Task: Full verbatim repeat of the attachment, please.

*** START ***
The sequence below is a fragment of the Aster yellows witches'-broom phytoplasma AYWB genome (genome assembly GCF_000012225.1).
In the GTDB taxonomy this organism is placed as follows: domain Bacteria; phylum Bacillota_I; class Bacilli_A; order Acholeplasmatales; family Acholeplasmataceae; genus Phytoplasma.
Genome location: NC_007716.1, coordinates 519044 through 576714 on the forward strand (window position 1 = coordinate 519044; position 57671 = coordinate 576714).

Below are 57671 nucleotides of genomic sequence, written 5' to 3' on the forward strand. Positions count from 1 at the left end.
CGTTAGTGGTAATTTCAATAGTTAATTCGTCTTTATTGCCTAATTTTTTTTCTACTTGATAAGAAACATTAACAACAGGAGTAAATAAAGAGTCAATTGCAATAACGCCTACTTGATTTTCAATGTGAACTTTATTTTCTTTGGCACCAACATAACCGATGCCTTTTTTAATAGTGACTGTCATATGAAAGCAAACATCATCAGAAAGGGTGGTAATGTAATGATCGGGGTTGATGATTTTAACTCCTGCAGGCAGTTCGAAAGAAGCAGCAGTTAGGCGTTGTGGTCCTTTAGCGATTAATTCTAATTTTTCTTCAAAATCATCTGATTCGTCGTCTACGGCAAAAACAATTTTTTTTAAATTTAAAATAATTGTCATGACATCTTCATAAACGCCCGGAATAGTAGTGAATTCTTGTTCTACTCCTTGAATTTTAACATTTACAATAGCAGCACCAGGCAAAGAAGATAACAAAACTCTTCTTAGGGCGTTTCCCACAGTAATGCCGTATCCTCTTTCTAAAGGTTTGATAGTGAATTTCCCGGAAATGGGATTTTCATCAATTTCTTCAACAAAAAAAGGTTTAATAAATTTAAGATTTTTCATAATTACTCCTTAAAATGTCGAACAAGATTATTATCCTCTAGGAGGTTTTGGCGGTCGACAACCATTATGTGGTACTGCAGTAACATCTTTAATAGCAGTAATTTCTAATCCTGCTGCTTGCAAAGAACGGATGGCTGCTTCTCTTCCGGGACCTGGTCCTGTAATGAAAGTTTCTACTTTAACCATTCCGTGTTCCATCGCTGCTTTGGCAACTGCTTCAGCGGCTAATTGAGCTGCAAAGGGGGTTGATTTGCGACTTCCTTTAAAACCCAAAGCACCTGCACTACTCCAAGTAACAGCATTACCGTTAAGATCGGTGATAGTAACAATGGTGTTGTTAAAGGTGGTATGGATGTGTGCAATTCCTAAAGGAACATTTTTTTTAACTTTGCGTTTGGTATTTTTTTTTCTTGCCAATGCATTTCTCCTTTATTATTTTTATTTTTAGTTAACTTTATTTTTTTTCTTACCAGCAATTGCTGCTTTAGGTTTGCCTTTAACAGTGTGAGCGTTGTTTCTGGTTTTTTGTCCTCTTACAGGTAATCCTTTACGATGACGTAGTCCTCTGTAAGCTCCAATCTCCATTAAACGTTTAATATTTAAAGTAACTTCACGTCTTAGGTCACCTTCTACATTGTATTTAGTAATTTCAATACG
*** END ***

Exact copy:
The sequence below is a fragment of the Aster yellows witches'-broom phytoplasma AYWB genome (genome assembly GCF_000012225.1).
In the GTDB taxonomy this organism is placed as follows: domain Bacteria; phylum Bacillota_I; class Bacilli_A; order Acholeplasmatales; family Acholeplasmataceae; genus Phytoplasma.
Genome location: NC_007716.1, coordinates 519044 through 576714 on the forward strand (window position 1 = coordinate 519044; position 57671 = coordinate 576714).

Below are 57671 nucleotides of genomic sequence, written 5' to 3' on the forward strand. Positions count from 1 at the left end.
CGTTAGTGGTAATTTCAATAGTTAATTCGTCTTTATTGCCTAATTTTTTTTCTACTTGATAAGAAACATTAACAACAGGAGTAAATAAAGAGTCAATTGCAATAACGCCTACTTGATTTTCAATGTGAACTTTATTTTCTTTGGCACCAACATAACCGATGCCTTTTTTAATAGTGACTGTCATATGAAAGCAAACATCATCAGAAAGGGTGGTAATGTAATGATCGGGGTTGATGATTTTAACTCCTGCAGGCAGTTCGAAAGAAGCAGCAGTTAGGCGTTGTGGTCCTTTAGCGATTAATTCTAATTTTTCTTCAAAATCATCTGATTCGTCGTCTACGGCAAAAACAATTTTTTTTAAATTTAAAATAATTGTCATGACATCTTCATAAACGCCCGGAATAGTAGTGAATTCTTGTTCTACTCCTTGAATTTTAACATTTACAATAGCAGCACCAGGCAAAGAAGATAACAAAACTCTTCTTAGGGCGTTTCCCACAGTAATGCCGTATCCTCTTTCTAAAGGTTTGATAGTGAATTTCCCGGAAATGGGATTTTCATCAATTTCTTCAACAAAAAAAGGTTTAATAAATTTAAGATTTTTCATAATTACTCCTTAAAATGTCGAACAAGATTATTATCCTCTAGGAGGTTTTGGCGGTCGACAACCATTATGTGGTACTGCAGTAACATCTTTAATAGCAGTAATTTCTAATCCTGCTGCTTGCAAAGAACGGATGGCTGCTTCTCTTCCGGGACCTGGTCCTGTAATGAAAGTTTCTACTTTAACCATTCCGTGTTCCATCGCTGCTTTGGCAACTGCTTCAGCGGCTAATTGAGCTGCAAAGGGGGTTGATTTGCGACTTCCTTTAAAACCCAAAGCACCTGCACTACTCCAAGTAACAGCATTACCGTTAAGATCGGTGATAGTAACAATGGTGTTGTTAAAGGTGGTATGGATGTGTGCAATTCCTAAAGGAACATTTTTTTTAACTTTGCGTTTGGTATTTTTTTTTCTTGCCAATGCATTTCTCCTTTATTATTTTTATTTTTAGTTAACTTTATTTTTTTTCTTACCAGCAATTGCTGCTTTAGGTTTGCCTTTAACAGTGTGAGCGTTGTTTCTGGTTTTTTGTCCTCTTACAGGTAATCCTTTACGATGACGTAGTCCTCTGTAAGCTCCAATCTCCATTAAACGTTTAATATTTAAAGTAACTTCACGTCTTAGGTCACCTTCTACATTGTATTTAGTAATTTCAATACG